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# Create matrix, basics

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I want to create a matrix of 6x6 with their elements dependent on initial values. I am new programming in HP 50g.

I wrote this:

«"KLOCAL" {":E:

:B:

:H:

:L:"{1 0} V} INPUT OBJ -> E B H L

« '12*E*B*H/L' -> a

'6*E*B*H/L' -> b»

«{6 6} 0 KLOCAL STO»

«KLOCAL {1 1} a PUT

KLOCAL {1 2} b PUT» % and so on

»

Something is wrong, I couldn't solve it. Please help me, I am a new user of programming in HP 50g.

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## Create matrix, basics

Hi Isai5 -

The creation of local variables in RPL code uses a specific structure:

obj1

...

objN

name1...nameN

« code »

Note how a code object immediately follows the variable name(s). The local variables are available to all code within the identified code block, including any nested local variable structures. This may or may not be important to you, depending on how the matrix elements need to be constructed.

There are several syntactical issues with your code, and it's not entirely clear what some of it is trying to do. The following is based on my guesses as to what you meant to do with your sample.

``````« "KLOCAL"
{ ":E:
:B:
:H:
:L:"
{ 1 0 } V } INPUT OBJ→
→ E B H L
« ...``````

I believe the first part of your program is doing what you likely intended. It prompts for values to assign to locals E, B, H, and L. All of the code in the following block will have access to these variables, and they will cease to exist after the code finishes.

``````« '12*E*B*H/L' → a
'6*E*B*H/L' → b »``````

My interpretation of what you intended here is to store either symbolic formulas or possibly computed values into local variables a and b. Either way, the code as written would create a syntax error for the RPL compiler. Note the above description of the needed structure for local variable declarations. For now, I'm going to assume that you meant to create computed values for a and b that are based on E, B, H, and L, and then store those values in locals a and b for subsequent use. If that's the case, the following should work for this:

``````'12*E*B*H/L' →NUM
'6*E*B*H/L' →NUM
→ a b
« ...``````

``« { 6 6 } 0 KLOCAL STO »``

This may actually compile successfully, but I doubt it would do what you have in mind. It's not entirely clear what your goal is here, but I'm going to make a guess and suggest that you are trying to create a 6x6 matrix with 0s for all elements, then storing it into a global variable named KLOCAL. If that's the case, here's one way to accomplish that:

``{ 6 6 } 0 CON 'KLOCAL' STO``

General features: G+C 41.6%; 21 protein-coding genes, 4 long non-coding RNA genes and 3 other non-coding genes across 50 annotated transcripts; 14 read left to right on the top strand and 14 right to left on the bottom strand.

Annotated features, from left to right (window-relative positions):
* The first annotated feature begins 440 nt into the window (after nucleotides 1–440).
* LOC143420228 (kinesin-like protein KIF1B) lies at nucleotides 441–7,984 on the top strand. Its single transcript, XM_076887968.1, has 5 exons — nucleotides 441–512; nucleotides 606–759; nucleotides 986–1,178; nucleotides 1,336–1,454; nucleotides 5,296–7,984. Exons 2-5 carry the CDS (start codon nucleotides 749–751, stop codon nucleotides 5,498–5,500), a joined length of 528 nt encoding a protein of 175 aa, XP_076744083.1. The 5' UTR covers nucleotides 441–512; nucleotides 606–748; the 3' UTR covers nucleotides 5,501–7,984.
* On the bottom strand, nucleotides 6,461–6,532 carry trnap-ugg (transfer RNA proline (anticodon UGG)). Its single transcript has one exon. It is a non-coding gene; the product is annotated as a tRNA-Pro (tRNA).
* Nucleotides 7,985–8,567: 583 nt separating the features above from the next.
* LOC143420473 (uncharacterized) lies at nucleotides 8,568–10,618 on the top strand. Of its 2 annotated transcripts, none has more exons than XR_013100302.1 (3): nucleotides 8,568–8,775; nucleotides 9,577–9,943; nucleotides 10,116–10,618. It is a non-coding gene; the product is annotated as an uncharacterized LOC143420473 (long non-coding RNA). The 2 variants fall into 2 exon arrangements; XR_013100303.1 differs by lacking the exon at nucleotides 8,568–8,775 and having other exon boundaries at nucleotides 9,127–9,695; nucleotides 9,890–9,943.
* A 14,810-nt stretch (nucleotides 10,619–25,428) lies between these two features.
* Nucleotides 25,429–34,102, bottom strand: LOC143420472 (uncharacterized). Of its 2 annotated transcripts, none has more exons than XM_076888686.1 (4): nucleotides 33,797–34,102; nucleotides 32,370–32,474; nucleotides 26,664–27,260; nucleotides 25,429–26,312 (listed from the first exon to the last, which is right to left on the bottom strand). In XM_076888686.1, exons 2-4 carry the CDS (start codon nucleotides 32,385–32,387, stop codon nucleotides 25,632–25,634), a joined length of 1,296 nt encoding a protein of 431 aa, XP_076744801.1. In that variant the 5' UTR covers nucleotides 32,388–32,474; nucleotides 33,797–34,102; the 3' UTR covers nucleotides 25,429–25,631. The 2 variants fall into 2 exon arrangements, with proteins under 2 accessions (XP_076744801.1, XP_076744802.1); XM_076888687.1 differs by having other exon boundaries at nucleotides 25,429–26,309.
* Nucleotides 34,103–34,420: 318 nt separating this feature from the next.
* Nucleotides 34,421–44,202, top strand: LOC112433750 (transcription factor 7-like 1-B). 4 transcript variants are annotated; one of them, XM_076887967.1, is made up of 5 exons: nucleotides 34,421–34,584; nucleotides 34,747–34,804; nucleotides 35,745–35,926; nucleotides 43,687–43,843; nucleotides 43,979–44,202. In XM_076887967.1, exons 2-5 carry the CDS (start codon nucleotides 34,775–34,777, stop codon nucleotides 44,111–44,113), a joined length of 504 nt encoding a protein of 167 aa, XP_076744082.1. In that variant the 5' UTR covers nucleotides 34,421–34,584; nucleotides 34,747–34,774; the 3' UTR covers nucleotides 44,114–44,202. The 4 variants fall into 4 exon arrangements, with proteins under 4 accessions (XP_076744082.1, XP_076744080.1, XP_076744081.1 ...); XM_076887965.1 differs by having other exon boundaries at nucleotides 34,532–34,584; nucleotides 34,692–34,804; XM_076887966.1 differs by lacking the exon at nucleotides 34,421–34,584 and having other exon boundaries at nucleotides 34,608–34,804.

Notes

• There's no need to encapsulate this section into its own code block with « ». Doing so would simply place the code block on the stack without executing it.
• CON creates a matrix (or array) based on the provided parameters, then leaves it on the stack.
• 'KLOCAL' leaves the variable name 'KLOCAL' on the stack without recalling its contents. The single quotes are important here, as you are specifying the name of the variable instead of recalling its contents onto the stack.

``````« KLOCAL { 1 1 } a PUT
KLOCAL { 1 2 } b PUT »``````

I believe you are intending to store the values for a and b into positions { 1 1 } and { 1 2 } of global variable KLOCAL. This code won't do that, however. First, the brackets surrounding the code means that the code block will simply be placed on the stack instead of being executed. So the brackets shouldn't be included. Even if you had left off the brackets, the lack of single quotes around KLOCAL means that the contents of KLOCAL are recalled to the stack in both cases (instead of PUTting the values into the KLOCAL variable). So executing this code would simply leave two 6x6 copies of KLOCAL on the stack, each with 1 value substituted as indicated.

Here's my interpretation of what you intended:

``````'KLOCAL' { 1 1 } a PUT
'KLOCAL' { 1 2 } b PUT``````

Combining the above into a single (but still abbreviated) code segment would provide the following:

``````«
"KLOCAL"
{ ":E:
:B:
:H:
:L:"
{ 1 0 } V } INPUT OBJ→
→ E B H L
«
'12*E*B*H/L' →NUM
'6*E*B*H/L' →NUM
...
→ a b ...
«
{ 6 6 } 0 CON 'KLOCAL' STO
'KLOCAL' { 1 1 } a PUT
'KLOCAL' { 1 2 } b PUT
...
»
»
»``````

It's entirely possible that I have misinterpreted what you are trying to accomplish here, so please keep that in mind. In either event, I hope this helps out in some way! It's also possible to use entirely different means to create the matrix you have in mind. In particular, putting all 36 of the elements on the stack and then executing { 6 6 } →ARRY would probably take less code and run faster. But the above code was written to be as close as possible to your original version.

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